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I want to build a ContactsTableViewController like that of GroupMe. It shows all my Address Book contacts and even which ones are GroupMe users.

enter image description here

It seems that ABPeoplePickerNavigationController cannot be customized.

  1. So, if I access Address Book contacts with ABAddressBook & ABPerson, what's the best way to display them with a custom UITableViewController?

    I don't want to just load all Address Book contacts into an NSArray because that could kill the memory (I know people who have thousands of Address Book contacts on their phones.). I'm used to using Core Data & NSFetchedResultsController for large result sets like this. But, to do that, I'd have to create an ABPerson model in Core Data, which would be easy, but keeping it in sync with the Address Book seems challenging and sort of silly.

  2. What's the best way to relate/link GroupMe contacts to Address Book contacts?

  3. Is there anything else I should know/consider when trying to recreate this GroupMe-style interface?

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up vote 16 down vote accepted

I'm one of the GroupMe iOS developers and this is what we do.

  1. We scan the users address book and store it in Core Data. We have a Contact object that has a 1-to-many against phone numbers, and a 1-to-many against email addresses. The first scan can take a little time if there a lot of contacts, but in each subsequent scan we ignore any ABRecordRef that has a kABPersonModificationDateProperty before our last scan. This makes updates a lot faster.

  2. Then, assuming the user has opted into syncing contacts, we upload phone numbers and email addresses to our server which will match against existing GroupMe users.

  3. Finally, we pull GroupMe relationships based on matches (from phone, email, facebook, twitter) and store those in Core Data as well. If relationship was made because of a phone/email already existing in the user's address book, we pass those values back in the relationships so we can create a 1-to-1 relationship between the GroupMe relationship and the contact we stored in Core Data in step 1. This way we can easily create NSFetchRequests for local contacts, or GroupMe relationships and have their relationship details available at any point (so we can show that a local contact is a GroupMe user etc -- like Aaron G. in your screenshot)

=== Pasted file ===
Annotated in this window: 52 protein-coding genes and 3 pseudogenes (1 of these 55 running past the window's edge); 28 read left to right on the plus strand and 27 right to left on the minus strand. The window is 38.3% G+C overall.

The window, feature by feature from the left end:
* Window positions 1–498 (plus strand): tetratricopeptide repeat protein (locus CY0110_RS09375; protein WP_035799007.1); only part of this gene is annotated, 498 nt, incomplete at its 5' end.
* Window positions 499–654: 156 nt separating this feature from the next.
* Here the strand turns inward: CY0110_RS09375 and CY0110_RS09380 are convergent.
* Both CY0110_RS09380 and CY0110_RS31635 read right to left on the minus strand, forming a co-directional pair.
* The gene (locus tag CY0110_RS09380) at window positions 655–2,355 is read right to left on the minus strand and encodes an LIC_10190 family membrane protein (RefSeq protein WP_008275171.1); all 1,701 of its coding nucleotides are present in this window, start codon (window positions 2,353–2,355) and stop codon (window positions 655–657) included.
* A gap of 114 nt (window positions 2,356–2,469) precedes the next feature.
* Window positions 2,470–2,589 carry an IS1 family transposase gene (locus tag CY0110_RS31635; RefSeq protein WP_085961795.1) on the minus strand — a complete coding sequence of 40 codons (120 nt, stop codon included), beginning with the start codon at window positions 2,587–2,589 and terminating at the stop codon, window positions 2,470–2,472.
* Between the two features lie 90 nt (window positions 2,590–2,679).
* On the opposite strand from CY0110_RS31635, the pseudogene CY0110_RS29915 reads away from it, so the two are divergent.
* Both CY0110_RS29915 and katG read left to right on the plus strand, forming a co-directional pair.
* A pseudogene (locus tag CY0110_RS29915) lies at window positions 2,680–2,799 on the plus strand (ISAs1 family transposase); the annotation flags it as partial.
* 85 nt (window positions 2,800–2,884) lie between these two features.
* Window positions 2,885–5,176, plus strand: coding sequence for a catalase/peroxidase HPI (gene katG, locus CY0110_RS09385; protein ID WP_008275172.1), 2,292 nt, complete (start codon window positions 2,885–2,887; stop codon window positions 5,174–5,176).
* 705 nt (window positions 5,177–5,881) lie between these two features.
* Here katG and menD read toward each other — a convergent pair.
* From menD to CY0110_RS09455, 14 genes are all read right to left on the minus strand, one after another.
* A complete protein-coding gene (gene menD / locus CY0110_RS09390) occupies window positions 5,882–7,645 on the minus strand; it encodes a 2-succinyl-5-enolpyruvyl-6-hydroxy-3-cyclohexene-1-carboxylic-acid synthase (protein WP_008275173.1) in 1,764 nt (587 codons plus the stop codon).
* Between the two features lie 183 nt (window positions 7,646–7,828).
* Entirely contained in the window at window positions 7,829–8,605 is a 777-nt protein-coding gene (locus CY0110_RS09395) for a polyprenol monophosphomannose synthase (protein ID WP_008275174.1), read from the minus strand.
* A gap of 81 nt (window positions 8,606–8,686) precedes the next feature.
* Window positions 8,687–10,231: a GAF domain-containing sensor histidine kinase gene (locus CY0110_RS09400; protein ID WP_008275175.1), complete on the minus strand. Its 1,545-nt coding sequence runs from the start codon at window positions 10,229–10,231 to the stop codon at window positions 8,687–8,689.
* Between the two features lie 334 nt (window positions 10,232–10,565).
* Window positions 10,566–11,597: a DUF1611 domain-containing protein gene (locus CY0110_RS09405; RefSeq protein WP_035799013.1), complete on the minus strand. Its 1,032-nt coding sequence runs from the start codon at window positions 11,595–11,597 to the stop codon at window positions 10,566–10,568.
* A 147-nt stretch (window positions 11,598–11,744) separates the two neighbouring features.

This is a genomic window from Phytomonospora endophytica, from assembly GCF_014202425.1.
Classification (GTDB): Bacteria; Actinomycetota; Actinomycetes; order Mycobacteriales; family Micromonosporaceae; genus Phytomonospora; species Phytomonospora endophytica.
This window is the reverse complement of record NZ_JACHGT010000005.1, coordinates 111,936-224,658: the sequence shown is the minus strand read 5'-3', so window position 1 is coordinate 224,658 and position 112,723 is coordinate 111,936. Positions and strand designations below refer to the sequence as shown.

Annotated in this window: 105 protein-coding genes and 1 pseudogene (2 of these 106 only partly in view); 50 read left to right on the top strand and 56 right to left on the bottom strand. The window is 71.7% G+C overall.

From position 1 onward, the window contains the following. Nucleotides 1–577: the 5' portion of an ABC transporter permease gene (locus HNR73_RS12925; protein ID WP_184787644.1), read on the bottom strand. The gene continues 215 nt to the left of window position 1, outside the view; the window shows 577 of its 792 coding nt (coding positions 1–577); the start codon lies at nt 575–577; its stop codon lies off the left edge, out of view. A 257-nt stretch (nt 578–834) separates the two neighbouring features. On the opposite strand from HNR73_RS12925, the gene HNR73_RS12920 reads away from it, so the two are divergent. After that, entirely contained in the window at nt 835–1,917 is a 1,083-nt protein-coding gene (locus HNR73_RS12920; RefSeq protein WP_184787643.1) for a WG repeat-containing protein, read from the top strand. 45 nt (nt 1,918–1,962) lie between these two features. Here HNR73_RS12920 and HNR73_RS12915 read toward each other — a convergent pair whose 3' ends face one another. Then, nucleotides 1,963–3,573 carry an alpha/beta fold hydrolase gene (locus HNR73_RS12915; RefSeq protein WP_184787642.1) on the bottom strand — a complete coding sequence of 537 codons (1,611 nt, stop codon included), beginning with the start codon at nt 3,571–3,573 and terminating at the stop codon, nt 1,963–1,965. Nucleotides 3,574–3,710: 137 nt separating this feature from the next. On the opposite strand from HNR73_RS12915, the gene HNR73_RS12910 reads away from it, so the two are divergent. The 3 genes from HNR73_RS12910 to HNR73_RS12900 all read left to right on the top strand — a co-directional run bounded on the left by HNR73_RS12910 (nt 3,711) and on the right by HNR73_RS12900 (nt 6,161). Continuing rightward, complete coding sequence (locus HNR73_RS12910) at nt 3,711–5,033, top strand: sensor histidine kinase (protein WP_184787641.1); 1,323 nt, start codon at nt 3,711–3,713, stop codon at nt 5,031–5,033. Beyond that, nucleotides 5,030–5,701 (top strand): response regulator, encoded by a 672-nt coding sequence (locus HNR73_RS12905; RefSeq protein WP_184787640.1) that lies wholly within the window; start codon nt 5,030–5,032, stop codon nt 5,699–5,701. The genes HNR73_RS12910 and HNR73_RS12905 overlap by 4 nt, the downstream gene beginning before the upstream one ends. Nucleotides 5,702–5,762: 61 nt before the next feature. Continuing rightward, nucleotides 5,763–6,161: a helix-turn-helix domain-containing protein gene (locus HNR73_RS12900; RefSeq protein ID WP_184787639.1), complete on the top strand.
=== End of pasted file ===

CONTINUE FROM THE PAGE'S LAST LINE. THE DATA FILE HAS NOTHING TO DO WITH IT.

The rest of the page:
We use a NSFetchedResultsController, as well, so we can get updates reflected in the UI if our background operations find any new contacts/relationships..

The only other tips are to make sure you have your fetch request prefetch all relationships so loading relationship reasons don't hit core data as you scroll to populate faults.

And yeah, while keeping your Core Data n'sync with the user's address book is more tedious than silly, it's worth it so you can have easy access to it and for queries that need to know all that jazz.

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if you wouldn't mind looking at this to let me know what sort of service you use as the phone number the text gets sent to - stackoverflow.com/questions/11954720/…. I'd rather not speculate when I can just ask one of the actual developers –  sunrize920 Aug 14 '12 at 14:59
    
@jeremysomething - you mentioned you're able to fetch relationships based on matches (phone or email contact)- does apple provide the date/timestamp when this relationship was established? –  katelyn friedson Feb 12 '13 at 21:33
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is it not depend on phone's time, phone time can be changed by the user. How you have overcome from that problem? –  mayank-baddi Apr 30 '13 at 4:32
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